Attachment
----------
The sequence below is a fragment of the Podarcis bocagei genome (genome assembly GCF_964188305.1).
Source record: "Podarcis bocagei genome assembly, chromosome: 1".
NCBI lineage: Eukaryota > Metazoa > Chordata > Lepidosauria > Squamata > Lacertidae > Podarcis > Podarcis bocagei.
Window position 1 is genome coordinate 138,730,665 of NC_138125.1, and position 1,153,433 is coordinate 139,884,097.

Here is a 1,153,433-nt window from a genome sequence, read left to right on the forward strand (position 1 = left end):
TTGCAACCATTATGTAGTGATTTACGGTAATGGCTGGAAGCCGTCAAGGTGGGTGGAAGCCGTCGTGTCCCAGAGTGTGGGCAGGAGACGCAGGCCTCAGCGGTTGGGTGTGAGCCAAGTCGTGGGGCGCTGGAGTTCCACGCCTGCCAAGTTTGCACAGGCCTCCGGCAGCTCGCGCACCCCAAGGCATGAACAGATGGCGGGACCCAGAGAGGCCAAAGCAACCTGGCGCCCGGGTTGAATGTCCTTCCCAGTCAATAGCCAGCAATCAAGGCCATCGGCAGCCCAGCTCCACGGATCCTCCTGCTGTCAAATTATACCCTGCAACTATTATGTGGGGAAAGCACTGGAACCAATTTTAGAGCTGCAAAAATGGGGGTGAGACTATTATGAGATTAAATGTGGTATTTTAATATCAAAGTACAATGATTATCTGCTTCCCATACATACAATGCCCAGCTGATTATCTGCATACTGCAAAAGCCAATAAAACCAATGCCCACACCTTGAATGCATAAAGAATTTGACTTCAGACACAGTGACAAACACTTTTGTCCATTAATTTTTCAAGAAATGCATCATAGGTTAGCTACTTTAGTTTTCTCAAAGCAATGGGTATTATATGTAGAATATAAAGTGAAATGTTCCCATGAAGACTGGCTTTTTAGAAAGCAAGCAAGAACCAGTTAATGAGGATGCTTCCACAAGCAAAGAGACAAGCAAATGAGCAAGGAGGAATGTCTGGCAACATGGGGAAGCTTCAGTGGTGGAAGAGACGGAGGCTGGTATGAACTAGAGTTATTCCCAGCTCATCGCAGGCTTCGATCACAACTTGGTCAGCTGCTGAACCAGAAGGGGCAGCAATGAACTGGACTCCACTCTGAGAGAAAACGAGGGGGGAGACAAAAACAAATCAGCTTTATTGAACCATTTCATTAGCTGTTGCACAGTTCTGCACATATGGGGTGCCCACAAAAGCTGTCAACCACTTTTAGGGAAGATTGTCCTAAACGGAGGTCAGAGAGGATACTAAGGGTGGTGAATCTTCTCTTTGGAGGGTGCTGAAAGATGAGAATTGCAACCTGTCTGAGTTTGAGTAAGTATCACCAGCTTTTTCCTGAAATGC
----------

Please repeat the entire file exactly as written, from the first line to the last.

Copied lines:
The sequence below is a fragment of the Podarcis bocagei genome (genome assembly GCF_964188305.1).
Source record: "Podarcis bocagei genome assembly, chromosome: 1".
NCBI lineage: Eukaryota > Metazoa > Chordata > Lepidosauria > Squamata > Lacertidae > Podarcis > Podarcis bocagei.
Window position 1 is genome coordinate 138,730,665 of NC_138125.1, and position 1,153,433 is coordinate 139,884,097.

Here is a 1,153,433-nt window from a genome sequence, read left to right on the forward strand (position 1 = left end):
TTGCAACCATTATGTAGTGATTTACGGTAATGGCTGGAAGCCGTCAAGGTGGGTGGAAGCCGTCGTGTCCCAGAGTGTGGGCAGGAGACGCAGGCCTCAGCGGTTGGGTGTGAGCCAAGTCGTGGGGCGCTGGAGTTCCACGCCTGCCAAGTTTGCACAGGCCTCCGGCAGCTCGCGCACCCCAAGGCATGAACAGATGGCGGGACCCAGAGAGGCCAAAGCAACCTGGCGCCCGGGTTGAATGTCCTTCCCAGTCAATAGCCAGCAATCAAGGCCATCGGCAGCCCAGCTCCACGGATCCTCCTGCTGTCAAATTATACCCTGCAACTATTATGTGGGGAAAGCACTGGAACCAATTTTAGAGCTGCAAAAATGGGGGTGAGACTATTATGAGATTAAATGTGGTATTTTAATATCAAAGTACAATGATTATCTGCTTCCCATACATACAATGCCCAGCTGATTATCTGCATACTGCAAAAGCCAATAAAACCAATGCCCACACCTTGAATGCATAAAGAATTTGACTTCAGACACAGTGACAAACACTTTTGTCCATTAATTTTTCAAGAAATGCATCATAGGTTAGCTACTTTAGTTTTCTCAAAGCAATGGGTATTATATGTAGAATATAAAGTGAAATGTTCCCATGAAGACTGGCTTTTTAGAAAGCAAGCAAGAACCAGTTAATGAGGATGCTTCCACAAGCAAAGAGACAAGCAAATGAGCAAGGAGGAATGTCTGGCAACATGGGGAAGCTTCAGTGGTGGAAGAGACGGAGGCTGGTATGAACTAGAGTTATTCCCAGCTCATCGCAGGCTTCGATCACAACTTGGTCAGCTGCTGAACCAGAAGGGGCAGCAATGAACTGGACTCCACTCTGAGAGAAAACGAGGGGGGAGACAAAAACAAATCAGCTTTATTGAACCATTTCATTAGCTGTTGCACAGTTCTGCACATATGGGGTGCCCACAAAAGCTGTCAACCACTTTTAGGGAAGATTGTCCTAAACGGAGGTCAGAGAGGATACTAAGGGTGGTGAATCTTCTCTTTGGAGGGTGCTGAAAGATGAGAATTGCAACCTGTCTGAGTTTGAGTAAGTATCACCAGCTTTTTCCTGAAATGC